Kitces & Carl Ep 93: Getting An ROI From Your New Associate Advisor (In Less Than 6 Years)

Kitces & Carl Ep 93: Getting An ROI From Your New Associate Advisor (In Less Than 6 Years)

Historically, the career path for newer financial advisors has followed a commission-based model that was focused on sales and business development first and learning the technical aspects of financial planning along the way. As the financial advisory industry has evolved, though, it has shifted to a business model that focuses more on teaching new advisors how to provide good financial planning services first, and to focus on business development later. With that shift, the timeline for how long it takes for an associate advisor to manage their own client relationships and develop new business for the firm has changed from just a few months to an average of 6 to 7 years. This shift has led the current generation of advisors to wonder if the return on investment in developing new associate advisors is worth the extended time and effort it takes to fully train them to become lead advisors.

In our 93rd episode of Kitces & Carl, Michael Kitces and client communication expert Carl Richards explain how the time and resources it takes to elevate an associate advisor can benefit a firm, and what the current generation of new advisors can do to be successful in their roles.

As a starting point, it’s important to recognize that since many of the business models that financial advisory firms follow have become more service-oriented, determining how newer advisors can add meaningful value has also changed, as evaluating newer advisors based on the value they bring through sales and business development is no longer as relevant. Though it may take longer for associate advisors to reach a point where they will bring in their own new clients and generate revenue, they can still add value to the firm in as little as 6 months. While they are getting up to speed, associate advisors can attend meetings, take notes, input data into CRM systems and planning software, and even help prepare the financial plan. The more time spent working on such tasks helps the associate advisor to understand and learn these important processes, doing them in a way consistent with the firm culture. Because, by delegating these tasks to an associate advisor, the lead advisor can spend more time focusing on providing better service to clients by spending more face time in client meetings, prospecting for new clients, and following up more diligently with client referrals.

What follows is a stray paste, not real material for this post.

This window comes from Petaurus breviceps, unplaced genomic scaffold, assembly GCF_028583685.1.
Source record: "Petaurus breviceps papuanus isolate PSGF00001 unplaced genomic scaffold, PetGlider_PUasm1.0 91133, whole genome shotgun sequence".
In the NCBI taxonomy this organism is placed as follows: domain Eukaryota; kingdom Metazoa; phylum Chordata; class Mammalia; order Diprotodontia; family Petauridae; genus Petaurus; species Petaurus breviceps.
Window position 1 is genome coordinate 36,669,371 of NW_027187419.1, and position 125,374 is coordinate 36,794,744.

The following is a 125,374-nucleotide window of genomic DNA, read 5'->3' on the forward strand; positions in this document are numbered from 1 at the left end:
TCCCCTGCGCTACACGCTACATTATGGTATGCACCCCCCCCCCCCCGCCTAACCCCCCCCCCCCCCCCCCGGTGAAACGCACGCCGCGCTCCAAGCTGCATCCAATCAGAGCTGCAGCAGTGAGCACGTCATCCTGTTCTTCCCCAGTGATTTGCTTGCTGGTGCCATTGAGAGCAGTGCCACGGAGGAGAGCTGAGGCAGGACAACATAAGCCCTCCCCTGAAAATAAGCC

Ultimately, the key point is that while there may be a significant investment of time and money into training associate advisors to become lead advisors, the meaningful value they create along the way in supporting lead advisors and learning firm culture can still have a great impact on the business now, even if they aren’t generating new business for the firm right away. Because when lead advisors have the support to enable them to focus more time on developing client relationships, not only will clients be more inclined to stay, but advisors will also have the capacity to bring even more clients to the firm (and generate more revenue) along the way!

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